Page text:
Women in Civil War Texas: Diversity and Dissidence in the Trans-Mississippi
Deborah M. Liles, Angela Boswell
University of North Texas Press, Oct 15, 2016 - History - 320 pages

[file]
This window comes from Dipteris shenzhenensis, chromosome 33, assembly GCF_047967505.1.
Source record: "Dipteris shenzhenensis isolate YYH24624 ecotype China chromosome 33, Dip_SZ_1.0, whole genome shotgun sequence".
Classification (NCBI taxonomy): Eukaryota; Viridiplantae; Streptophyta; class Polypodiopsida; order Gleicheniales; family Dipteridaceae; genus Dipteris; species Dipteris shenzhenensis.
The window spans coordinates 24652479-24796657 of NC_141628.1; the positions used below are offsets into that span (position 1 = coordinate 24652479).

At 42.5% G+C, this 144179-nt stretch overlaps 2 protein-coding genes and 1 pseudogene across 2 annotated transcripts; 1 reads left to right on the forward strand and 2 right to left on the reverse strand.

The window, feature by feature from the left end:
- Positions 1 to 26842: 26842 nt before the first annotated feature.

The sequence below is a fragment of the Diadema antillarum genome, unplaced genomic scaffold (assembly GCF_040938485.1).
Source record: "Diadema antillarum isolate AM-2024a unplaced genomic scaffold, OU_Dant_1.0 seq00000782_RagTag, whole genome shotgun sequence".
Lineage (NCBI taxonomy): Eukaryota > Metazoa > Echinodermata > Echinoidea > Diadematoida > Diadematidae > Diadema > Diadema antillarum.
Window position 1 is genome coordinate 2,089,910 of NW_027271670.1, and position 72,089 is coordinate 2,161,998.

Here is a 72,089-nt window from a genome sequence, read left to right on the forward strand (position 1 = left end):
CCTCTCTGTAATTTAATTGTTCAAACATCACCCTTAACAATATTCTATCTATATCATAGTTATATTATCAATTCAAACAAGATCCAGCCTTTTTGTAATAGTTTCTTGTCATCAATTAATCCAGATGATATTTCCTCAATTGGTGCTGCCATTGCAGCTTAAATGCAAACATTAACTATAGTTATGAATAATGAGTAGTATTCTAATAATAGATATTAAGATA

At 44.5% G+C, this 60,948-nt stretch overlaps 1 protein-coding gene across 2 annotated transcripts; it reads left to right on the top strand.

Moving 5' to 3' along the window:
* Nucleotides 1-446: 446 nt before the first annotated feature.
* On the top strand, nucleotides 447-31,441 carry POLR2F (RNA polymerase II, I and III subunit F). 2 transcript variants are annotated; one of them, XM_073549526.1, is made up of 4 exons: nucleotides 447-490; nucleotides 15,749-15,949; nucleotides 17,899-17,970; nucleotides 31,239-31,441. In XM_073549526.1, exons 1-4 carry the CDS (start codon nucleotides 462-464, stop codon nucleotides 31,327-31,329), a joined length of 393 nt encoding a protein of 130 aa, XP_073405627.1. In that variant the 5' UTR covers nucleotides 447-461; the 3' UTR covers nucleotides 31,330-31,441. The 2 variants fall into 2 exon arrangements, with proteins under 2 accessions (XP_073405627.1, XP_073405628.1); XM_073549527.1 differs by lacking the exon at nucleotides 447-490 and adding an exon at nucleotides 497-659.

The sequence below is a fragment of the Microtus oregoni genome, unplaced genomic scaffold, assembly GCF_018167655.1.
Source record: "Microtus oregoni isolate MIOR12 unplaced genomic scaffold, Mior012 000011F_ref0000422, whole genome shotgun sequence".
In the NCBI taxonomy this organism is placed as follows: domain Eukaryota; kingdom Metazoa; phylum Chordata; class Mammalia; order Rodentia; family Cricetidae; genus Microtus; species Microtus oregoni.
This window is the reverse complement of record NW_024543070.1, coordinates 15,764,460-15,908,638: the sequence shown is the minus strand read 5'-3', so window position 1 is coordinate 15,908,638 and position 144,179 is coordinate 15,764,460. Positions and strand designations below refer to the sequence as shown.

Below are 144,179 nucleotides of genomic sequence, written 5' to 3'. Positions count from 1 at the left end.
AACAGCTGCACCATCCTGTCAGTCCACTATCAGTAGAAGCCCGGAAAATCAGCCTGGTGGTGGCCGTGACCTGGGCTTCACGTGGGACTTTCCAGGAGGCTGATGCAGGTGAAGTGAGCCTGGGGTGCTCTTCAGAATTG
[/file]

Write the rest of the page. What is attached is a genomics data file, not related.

Women in Civil War Texas is the first book dedicated to the unique experiences of Texas women during the Civil War. It fills the literary void in Texas women’s history during this time, connects Texas women’s lives to southern women’s history, and shares the diversity of experiences of women in Texas during the Civil War. An introductory essay situates the anthology within both Civil War and Texas women’s history. Contributors explore Texas women and their vocal support for secession and in support of a war, coping with their husbands’ wartime absences, the importance of letter-writing as a means of connecting families, and how pro-Union sentiment caused serious difficulties for women. They also analyze the effects of ethnicity, focusing on African American, German, and Tejana women’s experiences. Finally, two essays examine the problem of refugee women in east Texas and the dangers facing western frontier women. These essays develop the historical understanding of what it meant to be a Texas woman during the Civil War and also contribute to a deeper understanding of the complexity of the war and its effects.
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